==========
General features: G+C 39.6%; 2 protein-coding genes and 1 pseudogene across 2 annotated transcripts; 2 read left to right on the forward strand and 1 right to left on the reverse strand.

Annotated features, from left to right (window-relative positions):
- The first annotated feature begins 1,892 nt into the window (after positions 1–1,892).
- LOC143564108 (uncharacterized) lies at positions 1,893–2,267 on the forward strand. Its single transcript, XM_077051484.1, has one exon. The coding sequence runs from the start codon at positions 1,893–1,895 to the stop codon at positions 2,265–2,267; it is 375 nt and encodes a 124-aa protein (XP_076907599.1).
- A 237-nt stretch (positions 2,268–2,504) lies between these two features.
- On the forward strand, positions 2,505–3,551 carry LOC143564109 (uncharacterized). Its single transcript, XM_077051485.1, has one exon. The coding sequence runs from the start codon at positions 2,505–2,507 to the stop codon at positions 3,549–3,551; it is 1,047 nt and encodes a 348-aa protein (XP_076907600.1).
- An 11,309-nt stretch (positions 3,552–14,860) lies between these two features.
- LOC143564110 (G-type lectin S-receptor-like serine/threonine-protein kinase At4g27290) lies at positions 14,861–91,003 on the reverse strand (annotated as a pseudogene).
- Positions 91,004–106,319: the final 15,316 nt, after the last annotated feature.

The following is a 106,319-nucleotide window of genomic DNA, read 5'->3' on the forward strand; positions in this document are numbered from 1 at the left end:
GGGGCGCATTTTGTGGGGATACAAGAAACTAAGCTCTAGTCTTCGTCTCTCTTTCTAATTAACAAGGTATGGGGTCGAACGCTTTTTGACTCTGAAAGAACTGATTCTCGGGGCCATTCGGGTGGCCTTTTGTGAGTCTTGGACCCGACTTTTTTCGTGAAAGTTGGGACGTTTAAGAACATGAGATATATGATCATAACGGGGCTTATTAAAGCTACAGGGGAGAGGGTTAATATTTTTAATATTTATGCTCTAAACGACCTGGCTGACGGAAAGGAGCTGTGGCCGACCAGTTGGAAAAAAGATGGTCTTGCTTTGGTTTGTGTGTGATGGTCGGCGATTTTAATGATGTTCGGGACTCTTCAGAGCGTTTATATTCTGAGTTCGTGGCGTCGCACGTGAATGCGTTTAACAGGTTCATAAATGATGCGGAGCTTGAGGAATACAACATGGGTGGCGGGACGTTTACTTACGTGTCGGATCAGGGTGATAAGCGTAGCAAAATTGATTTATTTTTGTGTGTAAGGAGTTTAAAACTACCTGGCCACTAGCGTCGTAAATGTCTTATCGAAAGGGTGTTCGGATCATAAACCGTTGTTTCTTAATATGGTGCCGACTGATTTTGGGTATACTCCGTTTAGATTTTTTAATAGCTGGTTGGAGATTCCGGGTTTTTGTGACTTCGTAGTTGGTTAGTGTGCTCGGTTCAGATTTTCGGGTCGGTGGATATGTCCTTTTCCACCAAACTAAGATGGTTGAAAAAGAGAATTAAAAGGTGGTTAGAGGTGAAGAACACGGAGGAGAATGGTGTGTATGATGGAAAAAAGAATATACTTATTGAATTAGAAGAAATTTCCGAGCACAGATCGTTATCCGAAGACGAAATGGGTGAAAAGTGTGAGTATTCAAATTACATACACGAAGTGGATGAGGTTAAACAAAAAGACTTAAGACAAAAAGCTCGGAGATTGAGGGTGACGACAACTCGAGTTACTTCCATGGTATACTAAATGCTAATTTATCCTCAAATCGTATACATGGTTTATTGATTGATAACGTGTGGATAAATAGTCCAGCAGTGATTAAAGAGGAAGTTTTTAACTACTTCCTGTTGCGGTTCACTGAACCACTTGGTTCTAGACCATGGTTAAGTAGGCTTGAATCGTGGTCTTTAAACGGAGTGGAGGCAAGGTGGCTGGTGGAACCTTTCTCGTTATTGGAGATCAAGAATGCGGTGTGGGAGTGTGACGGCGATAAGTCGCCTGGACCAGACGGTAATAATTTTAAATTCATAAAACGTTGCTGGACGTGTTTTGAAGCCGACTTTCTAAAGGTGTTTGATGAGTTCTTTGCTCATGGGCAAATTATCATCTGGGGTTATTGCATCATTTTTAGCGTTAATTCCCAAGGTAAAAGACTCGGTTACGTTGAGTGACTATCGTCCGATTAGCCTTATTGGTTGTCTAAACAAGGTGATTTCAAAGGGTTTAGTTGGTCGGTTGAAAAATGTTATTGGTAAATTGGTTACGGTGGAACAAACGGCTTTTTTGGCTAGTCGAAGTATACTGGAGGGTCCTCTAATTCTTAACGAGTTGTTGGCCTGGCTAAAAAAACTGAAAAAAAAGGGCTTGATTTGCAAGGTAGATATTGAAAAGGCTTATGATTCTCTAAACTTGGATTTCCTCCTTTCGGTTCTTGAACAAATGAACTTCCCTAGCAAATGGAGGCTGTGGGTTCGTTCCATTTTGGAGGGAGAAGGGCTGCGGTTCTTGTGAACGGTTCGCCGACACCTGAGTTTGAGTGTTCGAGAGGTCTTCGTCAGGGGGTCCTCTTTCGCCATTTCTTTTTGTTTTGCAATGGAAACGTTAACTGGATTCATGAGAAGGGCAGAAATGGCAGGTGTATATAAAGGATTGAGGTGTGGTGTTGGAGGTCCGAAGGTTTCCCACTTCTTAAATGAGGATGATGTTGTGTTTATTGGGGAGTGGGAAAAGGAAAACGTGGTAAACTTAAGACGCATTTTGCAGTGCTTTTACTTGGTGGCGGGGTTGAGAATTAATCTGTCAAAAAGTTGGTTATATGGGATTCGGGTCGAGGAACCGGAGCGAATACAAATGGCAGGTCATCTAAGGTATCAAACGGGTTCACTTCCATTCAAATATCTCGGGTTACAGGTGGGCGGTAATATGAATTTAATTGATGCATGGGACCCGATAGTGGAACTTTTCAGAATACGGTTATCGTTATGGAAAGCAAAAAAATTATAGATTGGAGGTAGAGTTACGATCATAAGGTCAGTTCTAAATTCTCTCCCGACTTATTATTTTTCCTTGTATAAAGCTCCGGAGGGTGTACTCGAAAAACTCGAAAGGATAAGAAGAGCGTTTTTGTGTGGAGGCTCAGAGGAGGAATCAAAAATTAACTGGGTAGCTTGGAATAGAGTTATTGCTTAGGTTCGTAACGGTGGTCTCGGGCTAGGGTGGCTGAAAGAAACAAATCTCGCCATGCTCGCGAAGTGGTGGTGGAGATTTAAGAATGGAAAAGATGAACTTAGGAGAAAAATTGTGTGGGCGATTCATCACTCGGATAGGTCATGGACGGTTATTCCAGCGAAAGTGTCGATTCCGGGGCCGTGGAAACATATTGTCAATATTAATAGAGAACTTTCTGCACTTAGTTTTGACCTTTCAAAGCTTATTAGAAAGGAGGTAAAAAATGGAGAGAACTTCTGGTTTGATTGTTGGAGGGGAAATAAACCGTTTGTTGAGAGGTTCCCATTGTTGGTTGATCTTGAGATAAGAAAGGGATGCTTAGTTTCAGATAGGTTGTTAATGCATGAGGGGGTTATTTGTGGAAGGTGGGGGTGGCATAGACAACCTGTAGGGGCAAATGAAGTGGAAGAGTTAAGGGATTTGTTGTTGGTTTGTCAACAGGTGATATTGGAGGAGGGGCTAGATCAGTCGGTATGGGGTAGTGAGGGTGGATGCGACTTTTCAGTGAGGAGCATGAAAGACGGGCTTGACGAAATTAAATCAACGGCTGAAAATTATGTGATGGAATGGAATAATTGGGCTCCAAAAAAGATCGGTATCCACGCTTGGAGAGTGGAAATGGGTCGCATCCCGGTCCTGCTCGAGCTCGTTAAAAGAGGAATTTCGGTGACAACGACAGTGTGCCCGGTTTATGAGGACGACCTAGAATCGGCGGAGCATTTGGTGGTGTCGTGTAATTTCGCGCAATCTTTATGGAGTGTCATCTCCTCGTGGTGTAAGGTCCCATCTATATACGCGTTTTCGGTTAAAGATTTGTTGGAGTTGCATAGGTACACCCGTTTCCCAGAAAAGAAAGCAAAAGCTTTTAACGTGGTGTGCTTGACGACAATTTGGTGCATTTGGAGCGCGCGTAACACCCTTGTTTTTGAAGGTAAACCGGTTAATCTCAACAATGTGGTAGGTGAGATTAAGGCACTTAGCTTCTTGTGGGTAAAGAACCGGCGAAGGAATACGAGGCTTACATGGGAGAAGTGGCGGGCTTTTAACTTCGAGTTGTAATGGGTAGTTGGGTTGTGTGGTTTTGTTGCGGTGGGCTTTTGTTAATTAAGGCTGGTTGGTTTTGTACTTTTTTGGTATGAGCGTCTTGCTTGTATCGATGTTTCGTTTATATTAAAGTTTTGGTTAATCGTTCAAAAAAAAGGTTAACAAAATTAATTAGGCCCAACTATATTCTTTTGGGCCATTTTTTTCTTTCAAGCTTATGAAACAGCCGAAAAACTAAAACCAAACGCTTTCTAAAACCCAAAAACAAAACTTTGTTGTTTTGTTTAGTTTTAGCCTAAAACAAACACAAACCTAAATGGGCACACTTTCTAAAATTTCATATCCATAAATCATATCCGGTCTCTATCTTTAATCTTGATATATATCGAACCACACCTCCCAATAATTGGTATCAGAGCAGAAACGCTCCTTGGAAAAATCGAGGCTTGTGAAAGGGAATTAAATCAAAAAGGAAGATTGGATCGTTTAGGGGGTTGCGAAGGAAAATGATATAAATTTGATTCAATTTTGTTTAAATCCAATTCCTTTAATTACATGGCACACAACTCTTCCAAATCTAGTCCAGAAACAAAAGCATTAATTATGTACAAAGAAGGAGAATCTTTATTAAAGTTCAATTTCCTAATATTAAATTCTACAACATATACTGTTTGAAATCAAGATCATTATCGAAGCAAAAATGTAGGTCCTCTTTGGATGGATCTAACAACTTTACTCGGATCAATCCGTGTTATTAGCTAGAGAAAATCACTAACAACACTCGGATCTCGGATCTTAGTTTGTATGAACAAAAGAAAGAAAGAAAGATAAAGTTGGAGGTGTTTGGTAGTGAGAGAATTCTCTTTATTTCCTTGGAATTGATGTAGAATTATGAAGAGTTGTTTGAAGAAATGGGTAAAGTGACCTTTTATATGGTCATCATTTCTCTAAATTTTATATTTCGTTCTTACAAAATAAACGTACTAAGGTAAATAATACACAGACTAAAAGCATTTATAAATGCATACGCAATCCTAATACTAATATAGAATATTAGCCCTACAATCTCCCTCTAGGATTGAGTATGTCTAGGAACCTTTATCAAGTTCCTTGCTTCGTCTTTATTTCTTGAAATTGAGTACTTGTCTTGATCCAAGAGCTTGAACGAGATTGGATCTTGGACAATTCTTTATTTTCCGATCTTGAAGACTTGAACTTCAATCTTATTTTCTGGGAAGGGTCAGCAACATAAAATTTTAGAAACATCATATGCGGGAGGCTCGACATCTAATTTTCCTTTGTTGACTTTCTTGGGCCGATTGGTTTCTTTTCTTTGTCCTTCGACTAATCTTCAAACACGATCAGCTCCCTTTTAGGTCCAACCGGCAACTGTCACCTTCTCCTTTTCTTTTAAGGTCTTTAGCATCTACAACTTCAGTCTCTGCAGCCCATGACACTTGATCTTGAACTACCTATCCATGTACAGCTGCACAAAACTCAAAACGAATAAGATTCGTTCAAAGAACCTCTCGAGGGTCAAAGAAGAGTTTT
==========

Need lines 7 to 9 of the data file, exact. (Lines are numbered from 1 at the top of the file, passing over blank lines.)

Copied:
- An 11,309-nt stretch (positions 3,552–14,860) lies between these two features.
- LOC143564110 (G-type lectin S-receptor-like serine/threonine-protein kinase At4g27290) lies at positions 14,861–91,003 on the reverse strand (annotated as a pseudogene).
- Positions 91,004–106,319: the final 15,316 nt, after the last annotated feature.